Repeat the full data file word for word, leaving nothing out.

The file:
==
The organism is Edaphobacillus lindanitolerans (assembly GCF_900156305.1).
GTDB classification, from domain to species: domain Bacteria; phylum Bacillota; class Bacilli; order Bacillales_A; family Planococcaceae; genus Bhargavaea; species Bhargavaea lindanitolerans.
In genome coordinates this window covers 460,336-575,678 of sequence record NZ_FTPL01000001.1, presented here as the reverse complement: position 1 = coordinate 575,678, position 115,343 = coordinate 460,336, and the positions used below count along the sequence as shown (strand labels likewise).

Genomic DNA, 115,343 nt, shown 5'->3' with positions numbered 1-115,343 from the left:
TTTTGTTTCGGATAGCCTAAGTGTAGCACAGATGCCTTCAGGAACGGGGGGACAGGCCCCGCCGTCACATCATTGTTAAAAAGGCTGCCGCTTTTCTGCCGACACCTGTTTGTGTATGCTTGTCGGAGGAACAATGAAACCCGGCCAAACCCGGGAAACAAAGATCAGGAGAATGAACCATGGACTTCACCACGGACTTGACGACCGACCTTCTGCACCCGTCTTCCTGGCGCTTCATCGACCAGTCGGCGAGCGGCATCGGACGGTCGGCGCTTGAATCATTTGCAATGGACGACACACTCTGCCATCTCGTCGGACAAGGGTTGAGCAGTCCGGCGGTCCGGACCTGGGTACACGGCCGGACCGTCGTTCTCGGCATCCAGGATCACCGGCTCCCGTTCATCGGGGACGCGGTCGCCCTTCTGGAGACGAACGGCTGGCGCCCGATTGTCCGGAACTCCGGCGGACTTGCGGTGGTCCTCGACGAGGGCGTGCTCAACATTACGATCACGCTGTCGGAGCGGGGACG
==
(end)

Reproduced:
The organism is Edaphobacillus lindanitolerans (assembly GCF_900156305.1).
GTDB classification, from domain to species: domain Bacteria; phylum Bacillota; class Bacilli; order Bacillales_A; family Planococcaceae; genus Bhargavaea; species Bhargavaea lindanitolerans.
In genome coordinates this window covers 460,336-575,678 of sequence record NZ_FTPL01000001.1, presented here as the reverse complement: position 1 = coordinate 575,678, position 115,343 = coordinate 460,336, and the positions used below count along the sequence as shown (strand labels likewise).

Genomic DNA, 115,343 nt, shown 5'->3' with positions numbered 1-115,343 from the left:
TTTTGTTTCGGATAGCCTAAGTGTAGCACAGATGCCTTCAGGAACGGGGGGACAGGCCCCGCCGTCACATCATTGTTAAAAAGGCTGCCGCTTTTCTGCCGACACCTGTTTGTGTATGCTTGTCGGAGGAACAATGAAACCCGGCCAAACCCGGGAAACAAAGATCAGGAGAATGAACCATGGACTTCACCACGGACTTGACGACCGACCTTCTGCACCCGTCTTCCTGGCGCTTCATCGACCAGTCGGCGAGCGGCATCGGACGGTCGGCGCTTGAATCATTTGCAATGGACGACACACTCTGCCATCTCGTCGGACAAGGGTTGAGCAGTCCGGCGGTCCGGACCTGGGTACACGGCCGGACCGTCGTTCTCGGCATCCAGGATCACCGGCTCCCGTTCATCGGGGACGCGGTCGCCCTTCTGGAGACGAACGGCTGGCGCCCGATTGTCCGGAACTCCGGCGGACTTGCGGTGGTCCTCGACGAGGGCGTGCTCAACATTACGATCACGCTGTCGGAGCGGGGACG